The serious setback suffered by the “BridgeZilla” project on Red Bridge Road hopefully will represent a watershed moment for transportation projects in Kansas City. Ten years ago, the community would have stood little chance of blocking the placement of a freeway-size bridge in the middle of our bucolic Blue River valley. Even in 2007, luck and timing played a crucial role. Nevertheless, two enabling forces can be seen behind this victory for communities over commercial interests. One is the internet: E-mail and the web made it possible to organize hundreds of our neighbors into a powerful grassroots organization. The other is the growing belief that over-engineered projects do not constitute “progress”. In the past, the driving force behind an opposition to a project like BridgeZilla might have been simply a sentimental attachment to the rural character of the Blue River valley. But it’s not a resistance to change that gave the Friends of Red Bridge the passion and dedication needed to fight City Hall; it is a vision for a future that we need to start building now. This vision is hard to articulate for many reasons: It is wide in scope, sometimes counter-intuitive, and a grave threat to the power status quo. For example, one might blink at the statement that this is about global warming or the fiscal solvency of our government, though it surely is. It may seem crazy to say that a narrow, curvy road with a railroad crossing is safer than a wide, straight road with no obstructions, but proponents of the New Urbanism would find it so. Does the project solve the problem of flooding, or make it worse? Well, how many rain gardens will it take to handle the runoff from a road more than twice the size of the old one?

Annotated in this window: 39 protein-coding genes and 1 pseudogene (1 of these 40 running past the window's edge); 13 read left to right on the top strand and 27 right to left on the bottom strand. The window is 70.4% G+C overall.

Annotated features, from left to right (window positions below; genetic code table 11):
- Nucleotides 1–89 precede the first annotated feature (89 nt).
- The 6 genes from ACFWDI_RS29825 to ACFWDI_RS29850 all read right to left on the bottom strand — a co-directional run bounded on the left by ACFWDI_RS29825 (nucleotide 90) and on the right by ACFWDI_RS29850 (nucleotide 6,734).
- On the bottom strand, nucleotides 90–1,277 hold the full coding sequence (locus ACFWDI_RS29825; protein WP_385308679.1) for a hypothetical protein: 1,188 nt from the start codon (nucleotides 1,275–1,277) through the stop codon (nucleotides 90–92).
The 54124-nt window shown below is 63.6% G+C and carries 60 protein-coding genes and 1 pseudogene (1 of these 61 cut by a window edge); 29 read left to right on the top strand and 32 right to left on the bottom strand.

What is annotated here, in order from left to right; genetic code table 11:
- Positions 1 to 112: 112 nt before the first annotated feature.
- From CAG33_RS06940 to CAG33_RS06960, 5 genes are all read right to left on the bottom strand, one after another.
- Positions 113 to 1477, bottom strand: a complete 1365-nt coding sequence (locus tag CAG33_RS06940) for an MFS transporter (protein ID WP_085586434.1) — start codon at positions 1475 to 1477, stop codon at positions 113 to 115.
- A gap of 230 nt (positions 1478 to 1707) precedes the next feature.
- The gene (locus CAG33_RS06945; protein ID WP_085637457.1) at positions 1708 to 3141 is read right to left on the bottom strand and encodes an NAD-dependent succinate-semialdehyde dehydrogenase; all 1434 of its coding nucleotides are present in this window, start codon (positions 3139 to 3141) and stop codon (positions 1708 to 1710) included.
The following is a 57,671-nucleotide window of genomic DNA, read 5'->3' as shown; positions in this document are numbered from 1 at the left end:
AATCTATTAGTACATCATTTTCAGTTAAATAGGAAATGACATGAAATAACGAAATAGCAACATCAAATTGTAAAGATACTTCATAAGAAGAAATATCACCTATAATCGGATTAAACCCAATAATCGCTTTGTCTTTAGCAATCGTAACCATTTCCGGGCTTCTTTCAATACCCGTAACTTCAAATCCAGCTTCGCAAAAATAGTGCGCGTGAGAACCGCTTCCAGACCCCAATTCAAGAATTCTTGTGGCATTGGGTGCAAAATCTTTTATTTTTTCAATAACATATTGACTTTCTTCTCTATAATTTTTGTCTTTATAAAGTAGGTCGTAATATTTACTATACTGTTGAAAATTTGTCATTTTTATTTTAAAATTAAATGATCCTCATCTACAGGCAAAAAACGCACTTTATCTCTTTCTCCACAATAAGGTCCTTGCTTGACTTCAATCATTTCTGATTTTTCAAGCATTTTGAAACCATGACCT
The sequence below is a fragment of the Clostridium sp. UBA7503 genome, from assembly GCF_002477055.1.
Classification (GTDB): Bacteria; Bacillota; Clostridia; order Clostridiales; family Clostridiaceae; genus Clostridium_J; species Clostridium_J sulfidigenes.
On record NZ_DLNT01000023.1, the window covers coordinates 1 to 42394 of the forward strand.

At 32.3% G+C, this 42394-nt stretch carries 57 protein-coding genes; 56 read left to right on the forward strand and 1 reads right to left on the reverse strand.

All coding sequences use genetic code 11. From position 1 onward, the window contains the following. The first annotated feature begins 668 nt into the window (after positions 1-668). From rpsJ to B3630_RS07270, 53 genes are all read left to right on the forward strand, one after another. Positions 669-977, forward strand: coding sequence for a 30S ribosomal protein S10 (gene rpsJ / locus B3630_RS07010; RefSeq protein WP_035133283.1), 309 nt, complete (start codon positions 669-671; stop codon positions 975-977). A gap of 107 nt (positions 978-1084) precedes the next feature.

The realities of the 21st century are only beginning to dawn upon the engineers and planners that shape our communities. For the Friends of Red Bridge, the challenge now is to find the right people to bring that New Vision into reality.